Whittle-ed Away

Whittle-ed Away

From Chicken Soup for the Soul: Book of Christmas Virtues

Whittle-ed Away

“Connie Ann!” Mom caught the piece of tinfoil in midair. “We might need this next time we bake potatoes. You know better than that.”

Ashamed, Connie Ann gave a gusty, seven-year-old sigh and retreated from the kitchen. Yes, she knew better. The Whittle family creed demanded that everything, even a piece of foil, be used again . . . and again. Especially now, with the divorce and all.

And she knew about other things, too. Like salvaging buttons and zippers from old clothes to use on the new ones her mom sewed. Like gagging on dust clouds each time someone emptied the vacuum bag instead of throwing it away. Like walking everywhere when most of her friends rode in cars. Of course, the Whittles didn’t own a car; Dad had left them the Pumpkin.

The bronzey colored, short-bed pickup couldn’t hold all ten children at once, so the Whittle children walked. To school. To church. To get a gallon of milk. Mom said it was simpler than buying a car. Besides, they got exercise and saved on gas at the same time.

Mom said she liked doing things the simple way. In fact, that’s how she got rid of the Christmas tree, too.

Without Dad there to haul it out that year, she puzzled over the problem. “How will we get rid of this monstrosity?”

She circled the tree.

“It seems like a waste to just throw it away. It should be good for something, shouldn’t it?”

Connie Ann nodded in agreement, knowing Whittles never wasted anything.

“It still smells good.” Mom poked both arms through the brittle needles to heft its weight. “Hmmm.” Her brow furrowed a bit, and she glanced over her shoulder where coals still glowed in the fireplace.

“Our gas bill has been sky high.” She scooted the tree from its nook in front of the window. “If I just push it in . . . a bit at a time . . . as it burns. . . .” She wrestled the tree to the floor.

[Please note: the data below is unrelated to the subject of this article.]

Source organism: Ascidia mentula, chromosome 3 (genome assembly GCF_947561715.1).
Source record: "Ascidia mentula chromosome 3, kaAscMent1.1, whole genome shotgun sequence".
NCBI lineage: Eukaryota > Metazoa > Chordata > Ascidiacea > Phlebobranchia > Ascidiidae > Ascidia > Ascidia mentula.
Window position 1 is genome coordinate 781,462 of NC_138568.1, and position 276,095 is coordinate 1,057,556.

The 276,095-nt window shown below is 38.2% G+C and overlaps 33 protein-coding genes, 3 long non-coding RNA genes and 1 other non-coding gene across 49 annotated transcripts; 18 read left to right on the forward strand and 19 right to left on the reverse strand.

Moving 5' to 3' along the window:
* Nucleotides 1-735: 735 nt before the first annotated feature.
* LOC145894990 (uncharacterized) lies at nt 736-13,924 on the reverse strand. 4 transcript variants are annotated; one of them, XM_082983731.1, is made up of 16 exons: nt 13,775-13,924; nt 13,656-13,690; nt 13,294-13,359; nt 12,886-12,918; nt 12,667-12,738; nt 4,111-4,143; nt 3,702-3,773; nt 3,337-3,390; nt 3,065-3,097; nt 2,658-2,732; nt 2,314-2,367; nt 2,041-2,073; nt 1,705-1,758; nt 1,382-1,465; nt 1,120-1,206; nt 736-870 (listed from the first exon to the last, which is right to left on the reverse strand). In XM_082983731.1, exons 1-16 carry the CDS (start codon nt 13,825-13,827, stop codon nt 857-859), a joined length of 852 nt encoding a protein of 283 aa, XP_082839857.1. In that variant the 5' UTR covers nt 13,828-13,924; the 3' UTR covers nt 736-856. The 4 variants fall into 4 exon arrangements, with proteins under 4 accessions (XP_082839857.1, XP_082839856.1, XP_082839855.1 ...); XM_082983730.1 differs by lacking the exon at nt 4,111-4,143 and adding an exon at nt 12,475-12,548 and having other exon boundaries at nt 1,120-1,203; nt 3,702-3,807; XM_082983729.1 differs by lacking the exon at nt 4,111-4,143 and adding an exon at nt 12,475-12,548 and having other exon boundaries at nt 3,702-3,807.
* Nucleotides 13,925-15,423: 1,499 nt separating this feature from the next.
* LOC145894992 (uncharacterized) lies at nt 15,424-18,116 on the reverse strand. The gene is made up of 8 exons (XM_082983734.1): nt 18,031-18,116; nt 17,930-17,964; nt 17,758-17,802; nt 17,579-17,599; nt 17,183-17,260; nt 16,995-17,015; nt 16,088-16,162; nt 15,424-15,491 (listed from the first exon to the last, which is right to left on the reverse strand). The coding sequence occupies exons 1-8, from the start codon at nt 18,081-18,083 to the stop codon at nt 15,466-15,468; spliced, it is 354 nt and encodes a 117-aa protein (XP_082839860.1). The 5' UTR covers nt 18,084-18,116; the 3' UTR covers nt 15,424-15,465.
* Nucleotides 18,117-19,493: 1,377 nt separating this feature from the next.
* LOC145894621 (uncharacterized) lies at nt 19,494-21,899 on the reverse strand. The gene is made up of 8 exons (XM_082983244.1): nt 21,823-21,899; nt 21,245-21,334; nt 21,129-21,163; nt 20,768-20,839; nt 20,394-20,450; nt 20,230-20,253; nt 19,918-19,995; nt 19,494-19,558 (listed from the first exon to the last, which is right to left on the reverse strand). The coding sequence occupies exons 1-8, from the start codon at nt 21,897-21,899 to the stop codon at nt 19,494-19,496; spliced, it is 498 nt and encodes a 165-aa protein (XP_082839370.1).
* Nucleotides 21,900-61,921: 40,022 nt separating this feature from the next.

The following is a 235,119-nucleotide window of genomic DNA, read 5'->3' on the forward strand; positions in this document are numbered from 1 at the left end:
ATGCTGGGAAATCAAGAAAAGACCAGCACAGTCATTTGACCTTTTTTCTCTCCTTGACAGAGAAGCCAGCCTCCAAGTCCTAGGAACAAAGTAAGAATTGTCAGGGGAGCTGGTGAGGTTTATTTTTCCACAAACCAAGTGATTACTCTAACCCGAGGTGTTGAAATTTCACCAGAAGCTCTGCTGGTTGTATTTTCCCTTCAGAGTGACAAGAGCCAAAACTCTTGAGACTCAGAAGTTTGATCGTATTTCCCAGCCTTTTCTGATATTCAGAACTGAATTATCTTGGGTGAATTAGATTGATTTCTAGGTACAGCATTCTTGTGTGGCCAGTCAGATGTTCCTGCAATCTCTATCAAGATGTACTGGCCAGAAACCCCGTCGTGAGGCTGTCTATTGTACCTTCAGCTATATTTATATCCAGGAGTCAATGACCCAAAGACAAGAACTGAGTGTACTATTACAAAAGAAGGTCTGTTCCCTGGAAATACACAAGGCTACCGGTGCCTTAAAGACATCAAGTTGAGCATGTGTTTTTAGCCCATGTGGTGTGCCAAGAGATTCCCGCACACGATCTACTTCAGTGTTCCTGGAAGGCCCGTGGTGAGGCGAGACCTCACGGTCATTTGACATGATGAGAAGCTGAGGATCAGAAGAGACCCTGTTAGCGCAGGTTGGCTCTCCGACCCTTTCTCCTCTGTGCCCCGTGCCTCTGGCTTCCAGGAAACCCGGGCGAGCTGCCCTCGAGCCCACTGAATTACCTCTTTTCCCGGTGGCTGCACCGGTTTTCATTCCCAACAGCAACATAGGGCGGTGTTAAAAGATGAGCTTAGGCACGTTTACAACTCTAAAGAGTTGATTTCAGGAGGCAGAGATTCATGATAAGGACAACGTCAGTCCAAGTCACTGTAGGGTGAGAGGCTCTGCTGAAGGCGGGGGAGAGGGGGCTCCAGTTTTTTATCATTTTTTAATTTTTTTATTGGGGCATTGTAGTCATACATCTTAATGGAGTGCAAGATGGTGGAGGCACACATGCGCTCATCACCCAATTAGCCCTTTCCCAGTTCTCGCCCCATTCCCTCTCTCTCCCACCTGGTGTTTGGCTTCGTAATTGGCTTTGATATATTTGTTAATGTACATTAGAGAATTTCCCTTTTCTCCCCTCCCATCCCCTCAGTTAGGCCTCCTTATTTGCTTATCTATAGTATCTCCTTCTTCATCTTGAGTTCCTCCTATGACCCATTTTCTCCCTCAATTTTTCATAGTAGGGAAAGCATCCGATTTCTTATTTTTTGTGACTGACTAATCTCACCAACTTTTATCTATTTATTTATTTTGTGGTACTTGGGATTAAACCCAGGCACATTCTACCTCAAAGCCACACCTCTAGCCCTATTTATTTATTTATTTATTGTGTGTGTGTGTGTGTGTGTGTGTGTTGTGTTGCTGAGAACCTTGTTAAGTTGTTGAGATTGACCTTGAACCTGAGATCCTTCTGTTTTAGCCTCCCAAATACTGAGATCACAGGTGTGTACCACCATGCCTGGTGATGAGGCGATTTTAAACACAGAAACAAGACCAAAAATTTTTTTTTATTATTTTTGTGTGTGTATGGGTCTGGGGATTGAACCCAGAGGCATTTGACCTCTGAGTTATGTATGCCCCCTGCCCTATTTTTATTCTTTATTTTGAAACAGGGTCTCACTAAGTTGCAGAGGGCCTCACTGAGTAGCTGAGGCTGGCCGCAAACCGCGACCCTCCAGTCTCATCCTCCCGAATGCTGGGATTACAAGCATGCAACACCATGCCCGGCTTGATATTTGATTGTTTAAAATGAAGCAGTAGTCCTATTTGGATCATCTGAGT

“Connie Ann, you grab that end while I drag the bottom.”

Wincing from the pain and prickles of the browning evergreen, they struggled to get their handholds.

“What could be simpler?” Mom half-shoved it across the floor with a grunt. “A fragrant room freshener,” she tugged at the trunk, “and free heat,” she gave one final push, “and we get rid of this thing.”

With a precise aim, she poked the tippy-top of the tree right into the middle of the glowing embers.


In a roar as loud as a sonic boom, the entire tree—from its bushy head to its board-shod feet—burst into one giant flame. Screaming, Mom dropped the trunk, and they both jumped across the room.


All the branches disappeared. In one big breath. Just like magic. Nothing was left of the Christmas tree except a charred trunk, some scraggly Charlie Brown twigs—and a trailing, tree-shaped shadow of white ashes.

For one long, bug-eyed moment, Mom caught her breath. Then she pulled Connie Ann close to search for burns and swept a glance over herself for singes. And she examined the carpet for damage. Finding none, she slowly shook her head in wonder.

After a stunned silence, Mom brushed her hands together efficiently. “Well! I guess that takes care of that.”

Then she picked from among the newly formed crowd of wide-eyed, jabbering children.

“You and you and you,”Mompointed at the oldest, “help me haul this tree outside. At least now it’s manageable.”

Connie Ann nodded in agreement. She knew how much Mom liked things kept simple. It was, after all, the Whittle way.

Carol McAdoo Rehme

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